The revival of practical and yet intelligent social philosophies in each of the Abrahamic faiths, precisely intelligible because of their grounding in a thorough understanding of the human condition, can serve as an effective platform from which to initiate a more charitable and pluralist dialogue. It requires however that each faith representative fathom his own theological traditions first, for it is this mastery that allows for principled creativity and variety in the face of our changing world. Theological meeting points demand the twin prerequisites of intellectual capacity and good faith. This has now become the preserve of the few. The espousal of a social philosophy, which is naturally theologically anchored, drives the meeting point of the faith adherents to be at a level that is lived and observed by all and not merely specialists. I believe this needs to be explored further by the three faiths given their shared social coexistence.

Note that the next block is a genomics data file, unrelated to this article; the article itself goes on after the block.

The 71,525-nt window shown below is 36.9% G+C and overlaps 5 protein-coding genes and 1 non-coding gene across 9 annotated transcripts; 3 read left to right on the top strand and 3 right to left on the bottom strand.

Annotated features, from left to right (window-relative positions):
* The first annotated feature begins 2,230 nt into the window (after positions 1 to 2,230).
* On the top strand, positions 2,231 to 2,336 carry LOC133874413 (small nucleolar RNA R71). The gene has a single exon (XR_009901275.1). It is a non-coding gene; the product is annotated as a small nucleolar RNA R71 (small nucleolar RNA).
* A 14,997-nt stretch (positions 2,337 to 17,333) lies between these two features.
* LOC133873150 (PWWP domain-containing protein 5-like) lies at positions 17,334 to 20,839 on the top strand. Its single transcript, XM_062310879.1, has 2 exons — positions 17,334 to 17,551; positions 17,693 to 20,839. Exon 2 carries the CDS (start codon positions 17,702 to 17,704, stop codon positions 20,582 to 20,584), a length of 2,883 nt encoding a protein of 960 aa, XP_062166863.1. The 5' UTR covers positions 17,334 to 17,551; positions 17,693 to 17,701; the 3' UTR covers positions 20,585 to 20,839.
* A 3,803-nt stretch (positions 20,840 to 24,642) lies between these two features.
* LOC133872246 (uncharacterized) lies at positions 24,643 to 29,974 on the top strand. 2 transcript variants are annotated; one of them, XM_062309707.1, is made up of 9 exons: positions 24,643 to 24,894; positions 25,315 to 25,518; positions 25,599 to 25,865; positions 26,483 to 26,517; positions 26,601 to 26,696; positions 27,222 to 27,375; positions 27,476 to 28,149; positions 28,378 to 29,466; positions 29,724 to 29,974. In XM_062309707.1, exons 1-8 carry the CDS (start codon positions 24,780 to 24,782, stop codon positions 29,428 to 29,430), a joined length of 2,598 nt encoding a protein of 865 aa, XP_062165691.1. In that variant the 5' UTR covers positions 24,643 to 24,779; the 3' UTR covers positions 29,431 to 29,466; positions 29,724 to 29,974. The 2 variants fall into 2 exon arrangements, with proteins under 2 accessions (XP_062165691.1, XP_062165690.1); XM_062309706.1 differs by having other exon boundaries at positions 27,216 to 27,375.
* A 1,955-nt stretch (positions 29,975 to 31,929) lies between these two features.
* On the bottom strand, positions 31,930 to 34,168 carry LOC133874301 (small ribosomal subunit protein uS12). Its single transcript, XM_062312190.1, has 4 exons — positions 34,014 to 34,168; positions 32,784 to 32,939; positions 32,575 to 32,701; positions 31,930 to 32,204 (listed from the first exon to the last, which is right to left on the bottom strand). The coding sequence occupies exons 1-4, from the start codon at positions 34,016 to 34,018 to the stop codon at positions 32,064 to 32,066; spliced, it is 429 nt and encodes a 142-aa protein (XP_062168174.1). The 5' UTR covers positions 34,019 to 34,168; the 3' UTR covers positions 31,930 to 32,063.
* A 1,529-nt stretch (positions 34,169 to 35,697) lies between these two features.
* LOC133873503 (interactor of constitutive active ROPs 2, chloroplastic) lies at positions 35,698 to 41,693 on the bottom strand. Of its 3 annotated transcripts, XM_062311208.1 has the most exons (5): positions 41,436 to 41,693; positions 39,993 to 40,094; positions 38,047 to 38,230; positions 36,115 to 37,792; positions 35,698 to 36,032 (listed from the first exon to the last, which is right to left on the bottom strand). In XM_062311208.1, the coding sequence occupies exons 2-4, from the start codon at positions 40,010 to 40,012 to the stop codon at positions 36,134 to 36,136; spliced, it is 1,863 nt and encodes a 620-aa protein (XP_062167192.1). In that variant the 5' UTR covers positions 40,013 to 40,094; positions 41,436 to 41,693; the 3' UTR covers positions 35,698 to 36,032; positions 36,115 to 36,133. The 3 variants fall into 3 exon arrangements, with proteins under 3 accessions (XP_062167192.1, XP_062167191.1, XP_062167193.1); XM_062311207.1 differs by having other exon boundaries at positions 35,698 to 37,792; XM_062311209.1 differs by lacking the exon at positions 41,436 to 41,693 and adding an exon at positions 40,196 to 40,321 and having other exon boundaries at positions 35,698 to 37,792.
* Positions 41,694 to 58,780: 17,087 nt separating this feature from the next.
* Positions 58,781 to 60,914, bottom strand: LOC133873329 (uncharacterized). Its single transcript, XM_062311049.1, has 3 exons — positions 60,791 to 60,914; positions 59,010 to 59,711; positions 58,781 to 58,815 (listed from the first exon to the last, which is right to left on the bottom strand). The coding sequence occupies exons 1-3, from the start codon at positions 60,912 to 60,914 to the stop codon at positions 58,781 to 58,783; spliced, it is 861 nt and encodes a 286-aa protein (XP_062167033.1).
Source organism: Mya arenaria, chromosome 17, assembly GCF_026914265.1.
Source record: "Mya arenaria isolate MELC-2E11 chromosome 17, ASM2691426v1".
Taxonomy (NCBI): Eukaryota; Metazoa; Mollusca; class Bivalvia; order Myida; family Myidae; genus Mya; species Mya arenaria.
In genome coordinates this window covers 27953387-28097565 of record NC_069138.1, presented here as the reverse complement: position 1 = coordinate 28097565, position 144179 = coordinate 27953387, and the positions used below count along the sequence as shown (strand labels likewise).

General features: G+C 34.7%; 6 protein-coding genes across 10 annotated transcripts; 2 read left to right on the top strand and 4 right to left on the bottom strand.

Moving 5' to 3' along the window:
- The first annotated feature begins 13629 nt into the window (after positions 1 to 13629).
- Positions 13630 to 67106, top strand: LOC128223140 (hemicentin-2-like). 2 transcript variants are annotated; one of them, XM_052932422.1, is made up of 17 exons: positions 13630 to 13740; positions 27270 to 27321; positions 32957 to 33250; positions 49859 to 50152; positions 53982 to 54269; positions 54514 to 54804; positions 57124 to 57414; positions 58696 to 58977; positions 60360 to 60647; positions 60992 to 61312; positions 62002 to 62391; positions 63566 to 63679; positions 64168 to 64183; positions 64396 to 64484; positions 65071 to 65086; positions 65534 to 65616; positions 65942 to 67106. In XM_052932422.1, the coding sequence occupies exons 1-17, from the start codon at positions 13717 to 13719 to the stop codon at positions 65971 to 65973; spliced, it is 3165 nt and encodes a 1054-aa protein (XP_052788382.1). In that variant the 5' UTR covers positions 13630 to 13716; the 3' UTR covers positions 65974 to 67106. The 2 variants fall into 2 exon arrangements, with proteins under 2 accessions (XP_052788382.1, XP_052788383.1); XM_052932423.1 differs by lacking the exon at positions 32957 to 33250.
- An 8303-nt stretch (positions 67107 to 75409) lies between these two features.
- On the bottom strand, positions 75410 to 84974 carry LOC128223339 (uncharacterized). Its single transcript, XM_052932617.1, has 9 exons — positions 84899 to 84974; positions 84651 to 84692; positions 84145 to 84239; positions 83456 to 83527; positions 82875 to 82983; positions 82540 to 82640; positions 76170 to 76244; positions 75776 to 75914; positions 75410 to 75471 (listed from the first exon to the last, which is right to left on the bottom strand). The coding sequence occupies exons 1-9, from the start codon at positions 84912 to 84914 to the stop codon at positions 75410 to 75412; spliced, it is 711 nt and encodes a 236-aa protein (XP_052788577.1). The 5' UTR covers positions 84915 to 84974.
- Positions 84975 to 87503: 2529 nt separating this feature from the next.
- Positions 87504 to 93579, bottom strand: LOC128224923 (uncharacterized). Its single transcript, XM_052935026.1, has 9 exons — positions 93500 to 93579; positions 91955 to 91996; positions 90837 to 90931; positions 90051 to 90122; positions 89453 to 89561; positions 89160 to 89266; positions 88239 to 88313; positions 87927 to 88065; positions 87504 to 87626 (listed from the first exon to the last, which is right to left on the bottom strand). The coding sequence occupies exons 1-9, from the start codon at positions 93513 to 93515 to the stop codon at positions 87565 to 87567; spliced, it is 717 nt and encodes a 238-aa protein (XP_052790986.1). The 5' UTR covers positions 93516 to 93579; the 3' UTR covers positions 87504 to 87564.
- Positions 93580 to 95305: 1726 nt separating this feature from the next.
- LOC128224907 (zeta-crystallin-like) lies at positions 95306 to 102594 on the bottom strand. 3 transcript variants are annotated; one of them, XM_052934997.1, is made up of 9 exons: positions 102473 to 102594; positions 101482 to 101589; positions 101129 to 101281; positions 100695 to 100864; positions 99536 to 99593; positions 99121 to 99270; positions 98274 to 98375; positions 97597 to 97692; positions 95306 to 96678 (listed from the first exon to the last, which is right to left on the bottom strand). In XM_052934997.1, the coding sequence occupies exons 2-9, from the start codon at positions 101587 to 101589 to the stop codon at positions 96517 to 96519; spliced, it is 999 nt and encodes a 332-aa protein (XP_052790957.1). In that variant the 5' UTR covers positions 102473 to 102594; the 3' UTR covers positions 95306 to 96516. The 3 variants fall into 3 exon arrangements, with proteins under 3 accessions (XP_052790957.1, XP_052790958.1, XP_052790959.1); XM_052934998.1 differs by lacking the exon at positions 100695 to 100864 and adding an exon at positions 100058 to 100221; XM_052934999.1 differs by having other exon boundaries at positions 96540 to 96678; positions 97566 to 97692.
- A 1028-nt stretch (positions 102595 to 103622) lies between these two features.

The claim that secularism is religiously neutral and thus can serve as the only suitable ground for dialogue has become a widespread fallacy, ignoring the philosophical concessions that a secularist outlook implies, and which is far from being “value free.” In this context, then, it is refreshing and beneficial to meet Father Burrell from within a compatible theological tradition in order to initiate this discussion.

  • David Burrell

    David Burrell

    Reply

    Symposium on Interfaith Offering and Experience

    Yet Karim Lahham reminds us while this sharing “allows for principled creativity and variety in the face of our changing world. Theological meeting points demand the twin prerequisites of intellectual capacity and good faith . . . The espousal of a social philosophy, which is naturally theologically anchored, drives the meeting point of the faith adherents to be at a level that is lived and observed by all and not merely specialists. I believe this needs to be explored further by the three faiths given their shared social coexistence,” yet he fears that “this has now become the preserve of the few,” though I feel that education remains our shared responsibility.